In 2000, as the capstone to my undergraduate degree (Bachelor of Arts, History), I wrote a thesis about funk music and Black identity in the 1970s. It was one of the most powerful, challenging, and joyful learning experiences of my life — despite some pretty overwrought language and ironically achieved by this white, suburban kid at a small, liberal-arts, homogenous-but-trying college in Maine.
As a course of study, it went beyond the culmination of an academic and experiential deep-dive into African-American and African history and culture. As a “life moment,” it went beyond the joining together of consciously and unconsciously impactful experiences I had had to-date (my father’s love of jazz and doo-wop; my aunt’s social activism and commitment to racial and social justice; my other aunt’s love of Lionel Richie; my innate sensitivity to and awareness of unfairness and other perspectives from my own; Whitney. Fucking. Houston).
That thesis and that entire period of my life was an admittedly overdue awakening to 1) American history that is intentionally kept hidden, 2) the white privilege I possess, 3) the white dominant culture and systems that operate every moment of our American lives, and 4) the tradition and experience of African and Black American music that I have forever loved, aesthetically, and that has taught me about the world as it truly is.
Or, as my fellow music nut @albumoperator (Instagram) wrote in a post:
“I am eternally grateful to this lineage of black American music and the transformative education it has given me, shaping how I see the world and teaching me about my role in this seemingly eternal American struggle.“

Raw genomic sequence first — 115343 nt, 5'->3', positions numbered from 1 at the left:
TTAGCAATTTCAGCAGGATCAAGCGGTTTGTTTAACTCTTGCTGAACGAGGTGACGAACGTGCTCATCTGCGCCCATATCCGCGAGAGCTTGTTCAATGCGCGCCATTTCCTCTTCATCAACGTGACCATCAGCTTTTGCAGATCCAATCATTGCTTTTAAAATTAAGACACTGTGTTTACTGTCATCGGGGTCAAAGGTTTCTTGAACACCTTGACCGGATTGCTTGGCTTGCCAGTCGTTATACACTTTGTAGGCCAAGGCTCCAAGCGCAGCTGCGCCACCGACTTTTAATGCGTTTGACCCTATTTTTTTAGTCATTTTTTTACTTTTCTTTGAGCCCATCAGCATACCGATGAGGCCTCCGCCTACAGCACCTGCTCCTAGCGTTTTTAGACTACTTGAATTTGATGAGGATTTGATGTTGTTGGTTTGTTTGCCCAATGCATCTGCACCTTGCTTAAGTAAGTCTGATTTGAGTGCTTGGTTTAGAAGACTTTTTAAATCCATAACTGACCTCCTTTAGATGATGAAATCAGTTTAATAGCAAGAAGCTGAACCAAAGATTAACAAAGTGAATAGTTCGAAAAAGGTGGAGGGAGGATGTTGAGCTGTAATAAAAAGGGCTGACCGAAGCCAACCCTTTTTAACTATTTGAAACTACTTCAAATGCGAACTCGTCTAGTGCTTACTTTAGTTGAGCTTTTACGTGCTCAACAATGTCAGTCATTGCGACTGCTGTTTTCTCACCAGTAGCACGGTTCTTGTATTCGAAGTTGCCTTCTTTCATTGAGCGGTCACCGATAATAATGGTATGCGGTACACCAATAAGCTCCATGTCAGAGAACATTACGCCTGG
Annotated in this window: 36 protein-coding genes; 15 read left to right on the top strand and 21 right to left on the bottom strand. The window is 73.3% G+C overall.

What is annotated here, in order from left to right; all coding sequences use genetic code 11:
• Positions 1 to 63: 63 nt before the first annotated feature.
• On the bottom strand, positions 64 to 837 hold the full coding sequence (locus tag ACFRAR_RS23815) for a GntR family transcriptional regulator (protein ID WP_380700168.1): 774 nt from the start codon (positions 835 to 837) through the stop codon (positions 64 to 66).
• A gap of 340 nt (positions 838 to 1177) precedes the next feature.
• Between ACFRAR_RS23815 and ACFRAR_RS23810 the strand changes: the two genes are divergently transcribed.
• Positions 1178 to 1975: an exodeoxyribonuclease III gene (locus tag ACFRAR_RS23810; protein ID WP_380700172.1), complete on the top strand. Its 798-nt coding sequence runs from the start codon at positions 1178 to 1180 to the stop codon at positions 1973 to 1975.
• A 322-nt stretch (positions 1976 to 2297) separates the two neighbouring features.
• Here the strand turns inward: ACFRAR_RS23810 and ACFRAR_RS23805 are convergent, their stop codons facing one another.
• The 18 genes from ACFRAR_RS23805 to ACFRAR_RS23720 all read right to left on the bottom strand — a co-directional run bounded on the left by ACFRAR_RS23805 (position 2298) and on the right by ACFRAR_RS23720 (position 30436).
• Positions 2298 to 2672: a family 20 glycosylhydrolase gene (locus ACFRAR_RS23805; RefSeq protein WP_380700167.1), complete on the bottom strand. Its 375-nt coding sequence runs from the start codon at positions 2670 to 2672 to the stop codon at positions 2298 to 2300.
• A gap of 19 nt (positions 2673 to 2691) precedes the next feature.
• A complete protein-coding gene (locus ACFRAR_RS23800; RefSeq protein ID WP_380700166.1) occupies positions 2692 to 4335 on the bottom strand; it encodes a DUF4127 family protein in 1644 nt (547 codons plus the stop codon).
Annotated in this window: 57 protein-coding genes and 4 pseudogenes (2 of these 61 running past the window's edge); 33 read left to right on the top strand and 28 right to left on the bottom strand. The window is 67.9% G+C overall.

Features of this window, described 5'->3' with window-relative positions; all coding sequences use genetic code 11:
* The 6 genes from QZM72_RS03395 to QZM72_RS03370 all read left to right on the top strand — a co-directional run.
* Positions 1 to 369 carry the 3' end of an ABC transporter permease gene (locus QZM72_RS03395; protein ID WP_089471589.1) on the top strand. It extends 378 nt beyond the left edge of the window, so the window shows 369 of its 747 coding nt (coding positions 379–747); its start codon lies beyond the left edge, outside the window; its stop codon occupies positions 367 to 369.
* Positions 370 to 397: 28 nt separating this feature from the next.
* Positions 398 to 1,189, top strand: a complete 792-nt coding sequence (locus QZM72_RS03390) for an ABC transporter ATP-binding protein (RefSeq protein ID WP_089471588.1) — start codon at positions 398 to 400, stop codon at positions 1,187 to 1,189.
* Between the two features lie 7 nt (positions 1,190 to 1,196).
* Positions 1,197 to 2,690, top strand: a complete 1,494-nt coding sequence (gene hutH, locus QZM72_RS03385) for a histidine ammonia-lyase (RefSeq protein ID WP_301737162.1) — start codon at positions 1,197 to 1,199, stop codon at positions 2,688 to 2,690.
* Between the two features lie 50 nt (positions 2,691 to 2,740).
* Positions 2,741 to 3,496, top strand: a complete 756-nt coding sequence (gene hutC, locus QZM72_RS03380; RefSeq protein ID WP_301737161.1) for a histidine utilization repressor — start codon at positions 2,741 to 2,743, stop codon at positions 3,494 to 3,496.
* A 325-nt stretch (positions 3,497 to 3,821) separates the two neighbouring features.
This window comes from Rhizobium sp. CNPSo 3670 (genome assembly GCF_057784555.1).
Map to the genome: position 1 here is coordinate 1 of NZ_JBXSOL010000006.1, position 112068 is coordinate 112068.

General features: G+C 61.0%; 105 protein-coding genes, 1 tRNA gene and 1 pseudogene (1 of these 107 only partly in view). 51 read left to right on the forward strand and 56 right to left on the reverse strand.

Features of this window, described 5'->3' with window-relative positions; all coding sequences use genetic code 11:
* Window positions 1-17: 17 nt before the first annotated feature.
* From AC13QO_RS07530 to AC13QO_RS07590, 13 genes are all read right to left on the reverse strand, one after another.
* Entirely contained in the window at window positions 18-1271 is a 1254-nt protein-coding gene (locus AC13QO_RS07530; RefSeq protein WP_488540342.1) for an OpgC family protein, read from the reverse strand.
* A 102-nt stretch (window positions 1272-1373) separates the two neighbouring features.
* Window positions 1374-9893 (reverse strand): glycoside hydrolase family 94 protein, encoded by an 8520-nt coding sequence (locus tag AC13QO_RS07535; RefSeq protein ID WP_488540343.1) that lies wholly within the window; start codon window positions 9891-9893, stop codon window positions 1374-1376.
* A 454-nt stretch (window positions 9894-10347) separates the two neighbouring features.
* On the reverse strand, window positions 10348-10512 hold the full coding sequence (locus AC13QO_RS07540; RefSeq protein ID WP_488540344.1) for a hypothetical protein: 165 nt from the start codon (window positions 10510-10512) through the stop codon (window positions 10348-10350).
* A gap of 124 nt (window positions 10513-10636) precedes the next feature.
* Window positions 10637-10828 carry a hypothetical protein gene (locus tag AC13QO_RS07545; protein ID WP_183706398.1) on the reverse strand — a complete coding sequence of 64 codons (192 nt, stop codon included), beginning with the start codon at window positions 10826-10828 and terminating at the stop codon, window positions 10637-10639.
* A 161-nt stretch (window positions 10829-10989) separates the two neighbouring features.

Instagram @albumoperator, May 31, 2020, https://www.instagram.com/p/CA3ayOapXrn/
“Through musical expression, Afro-Americans are able to affirm their cultural identify in a way that supplies positive reinforcement in the midst of an imposing dominant culture.”
“From Backwoods to City Streets: The Afro-American Musical Journey,” in Expressively Black: The Cultural Basis of Ethnic Identity ed. Geneva Gay and Willie L. Barber (New York: Praeger Publishers, 1987), 134.
Or, as Q-Tip spits:
“The world is kinda cold and the rhythm is my blanket / Wrap yourself up in it / If you love it, then you’ll thank it.”
“Verses from the Abstract,” The Low End Theory, A Tribe Called Quest, 1991.
Later today, a new post.
This morning, solidarity.
And, a call for all those who love blues, jazz, gospel, rock-and-roll, R&B, soul, funk, rap, hip-hop, neo-soul, or modern pop but who are not connecting the dots between that music and the current protests and calls for racial justice — to listen harder.